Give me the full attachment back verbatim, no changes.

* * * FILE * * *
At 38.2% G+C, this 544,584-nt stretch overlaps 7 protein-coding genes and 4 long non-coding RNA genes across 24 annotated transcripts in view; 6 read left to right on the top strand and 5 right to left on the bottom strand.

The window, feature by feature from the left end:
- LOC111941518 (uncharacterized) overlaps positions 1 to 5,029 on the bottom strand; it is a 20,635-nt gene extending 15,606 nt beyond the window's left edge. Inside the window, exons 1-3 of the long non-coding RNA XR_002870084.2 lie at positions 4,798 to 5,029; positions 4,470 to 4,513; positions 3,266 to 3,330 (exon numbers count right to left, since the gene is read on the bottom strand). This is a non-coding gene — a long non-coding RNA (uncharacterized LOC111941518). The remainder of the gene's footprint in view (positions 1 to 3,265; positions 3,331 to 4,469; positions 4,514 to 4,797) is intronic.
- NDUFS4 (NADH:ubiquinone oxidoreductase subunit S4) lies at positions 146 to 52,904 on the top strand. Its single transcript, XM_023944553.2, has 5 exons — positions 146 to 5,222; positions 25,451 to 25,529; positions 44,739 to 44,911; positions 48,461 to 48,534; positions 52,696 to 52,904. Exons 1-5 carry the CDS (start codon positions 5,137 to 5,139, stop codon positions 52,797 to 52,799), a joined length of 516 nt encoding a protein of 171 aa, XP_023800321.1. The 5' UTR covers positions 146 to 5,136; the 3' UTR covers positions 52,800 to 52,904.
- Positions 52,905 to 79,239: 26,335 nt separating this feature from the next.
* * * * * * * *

At 38.2% G+C, this 544,584-nt stretch overlaps 7 protein-coding genes and 4 long non-coding RNA genes across 24 annotated transcripts in view; 6 read left to right on the top strand and 5 right to left on the bottom strand.

The window, feature by feature from the left end:
- LOC111941518 (uncharacterized) overlaps positions 1 to 5,029 on the bottom strand; it is a 20,635-nt gene extending 15,606 nt beyond the window's left edge. Inside the window, exons 1-3 of the long non-coding RNA XR_002870084.2 lie at positions 4,798 to 5,029; positions 4,470 to 4,513; positions 3,266 to 3,330 (exon numbers count right to left, since the gene is read on the bottom strand). This is a non-coding gene — a long non-coding RNA (uncharacterized LOC111941518). The remainder of the gene's footprint in view (positions 1 to 3,265; positions 3,331 to 4,469; positions 4,514 to 4,797) is intronic.
- NDUFS4 (NADH:ubiquinone oxidoreductase subunit S4) lies at positions 146 to 52,904 on the top strand. Its single transcript, XM_023944553.2, has 5 exons — positions 146 to 5,222; positions 25,451 to 25,529; positions 44,739 to 44,911; positions 48,461 to 48,534; positions 52,696 to 52,904. Exons 1-5 carry the CDS (start codon positions 5,137 to 5,139, stop codon positions 52,797 to 52,799), a joined length of 516 nt encoding a protein of 171 aa, XP_023800321.1. The 5' UTR covers positions 146 to 5,136; the 3' UTR covers positions 52,800 to 52,904.
- Positions 52,905 to 79,239: 26,335 nt separating this feature from the next.